Political Journalism – Is Fact an essential ingredient?

Journalism.png

I thought so, till i read Sarah Ditum’s article.

Yesterday, one of my good friends forwarded an article by Sarah Ditum in New Statesman, titled “Corbyn’s supporters loved his principles. But he ditched them in the EU campaign”.

As you might have guessed from the title, the article vainly and pathetically tries to establish how Corbyn deceived his supporters, due to his stand to stay with Remain.

First of all, I admire the author’s psychic powers in knowing how Corbyn and his supporters think!  Sarah Ditum “knows” without doubt that Corbyn “never supported Remain” and “Corbyn’s greatest supporters don’t rate him as a statesman”.

These are the abilities – ability to read other’s mind and ability to write sweeping statements which generalize and stereotype common public – that alienate a journalist from facts and their readers.

Authoring “Corbyn must go” and calling him liar are not characteristics of a journalist; instead they are the words of a politically-biased person, who is frustrated and bewildered by Corbyn’s increasing popularity – within Labour and in the country.

I support Labour.

I support Corbyn as Labour’s leader for his stands and principles.

I voted for Leave.

All of above might look contradictory to Sarah Ditum; but not for me.

Why?  There are a two main reasons:

  1. EU referendum was not debated and voted based on party or political affiliations.  Instead there were deep divisions within all parties (bar UKIP, of course) between LEAVE and REMAIN supporters.  Just like Tories, Labour supporters too were divided.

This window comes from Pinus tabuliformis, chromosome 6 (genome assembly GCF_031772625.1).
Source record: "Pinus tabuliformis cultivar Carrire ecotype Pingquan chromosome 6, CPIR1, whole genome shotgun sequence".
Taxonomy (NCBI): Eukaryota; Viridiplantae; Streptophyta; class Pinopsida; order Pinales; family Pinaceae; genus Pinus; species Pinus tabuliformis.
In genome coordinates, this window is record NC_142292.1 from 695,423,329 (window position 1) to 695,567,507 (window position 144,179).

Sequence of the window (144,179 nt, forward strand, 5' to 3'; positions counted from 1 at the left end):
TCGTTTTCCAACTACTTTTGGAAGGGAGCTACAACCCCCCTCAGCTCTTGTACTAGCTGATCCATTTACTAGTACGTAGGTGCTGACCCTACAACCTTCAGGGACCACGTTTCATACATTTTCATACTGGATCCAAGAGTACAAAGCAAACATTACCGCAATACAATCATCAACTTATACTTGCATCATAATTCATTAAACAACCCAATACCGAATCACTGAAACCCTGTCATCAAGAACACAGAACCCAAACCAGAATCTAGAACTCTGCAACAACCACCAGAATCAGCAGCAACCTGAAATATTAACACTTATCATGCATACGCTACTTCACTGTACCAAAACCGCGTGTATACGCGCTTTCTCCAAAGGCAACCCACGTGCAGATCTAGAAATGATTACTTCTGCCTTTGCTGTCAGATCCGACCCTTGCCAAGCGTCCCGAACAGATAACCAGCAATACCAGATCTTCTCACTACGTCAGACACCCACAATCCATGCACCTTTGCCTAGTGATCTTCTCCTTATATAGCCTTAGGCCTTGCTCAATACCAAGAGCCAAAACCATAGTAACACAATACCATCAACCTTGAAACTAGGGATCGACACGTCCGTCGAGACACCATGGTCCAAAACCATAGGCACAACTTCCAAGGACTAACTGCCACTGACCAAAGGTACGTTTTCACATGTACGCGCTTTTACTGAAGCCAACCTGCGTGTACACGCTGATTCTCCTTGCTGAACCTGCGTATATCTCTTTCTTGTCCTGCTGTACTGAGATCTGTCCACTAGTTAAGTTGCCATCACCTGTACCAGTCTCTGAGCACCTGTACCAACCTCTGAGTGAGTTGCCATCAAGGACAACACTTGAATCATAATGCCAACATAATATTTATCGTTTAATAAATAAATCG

1. As mentioned by Corbyn in his speech, “Labour party was overwhelmingly for staying IN” and as the leader of his party which believes in democracy, Corbyn stood with majority to support REMAIN. At the same time, a large number of Labour party members were equally convinced that a LEAVE vote was the right choice and went ahead with their Labour for Leave    The Labour Leave were not victimised or thrown out of the party.  Instead, they were respected for their stand.  Why? Refer #1

Does the EU referendum result force Cobyn to resign?  No.  Why?  Refer #1.

Does the EU referendum result, by any chance, a no-confidence in Corbyn as leader?  Emphatically no.  Why?  Refer #2.

If any, Corbyn’s stand to campaign for REMAIN gives more credibility to him as a leader, as he decided to stay with the majority decision within the party – even if that decision is against his will.  Be very clear, I do not have the same psychic powers of Sarah Ditum to say with absolute conviction that Corbyn in his heart and mind “never supported Remain”.  Merely agreeing, just to put forward my point.

Read this along with Corbyn’s apology on Labour’s role in Iraq war.  This is just one example for the true characteristics of a leader who while tirelessly fought against an unjust war in past, in present is apologizing for someone else’s wrong-doings.

The growth in Labour membership after Corbyn’s leadership is another indication how popular Corbyn and his ideologies are.  If I am correct, no other political leader can claim this popularity in UK’s modern political history.  Labour’s membership now stands at 500,000.  That is 100,000 more members after referendum results.  These quantifiable figures are just enough to show the hollowness of Sarah Ditum’s core argument.

Do not get me wrong.  I am not a Corbyn worshiper.  For me, Corbyn is not a demi-god, but someone who represents the wishes, demands, vision, will and political stance of Labour grass-roots.

I admire the audacity of Sarah Ditum that allows to pen statements like “Corbyn supporters should know this: he has failed you, and will continue to fail you as long as he is party leader.”

Thank you very much for the advice! But no thank you, the party has a way to find out who its leader should be, and the party voted for Corbyn as Leader with 60% support, only 10+ months ago.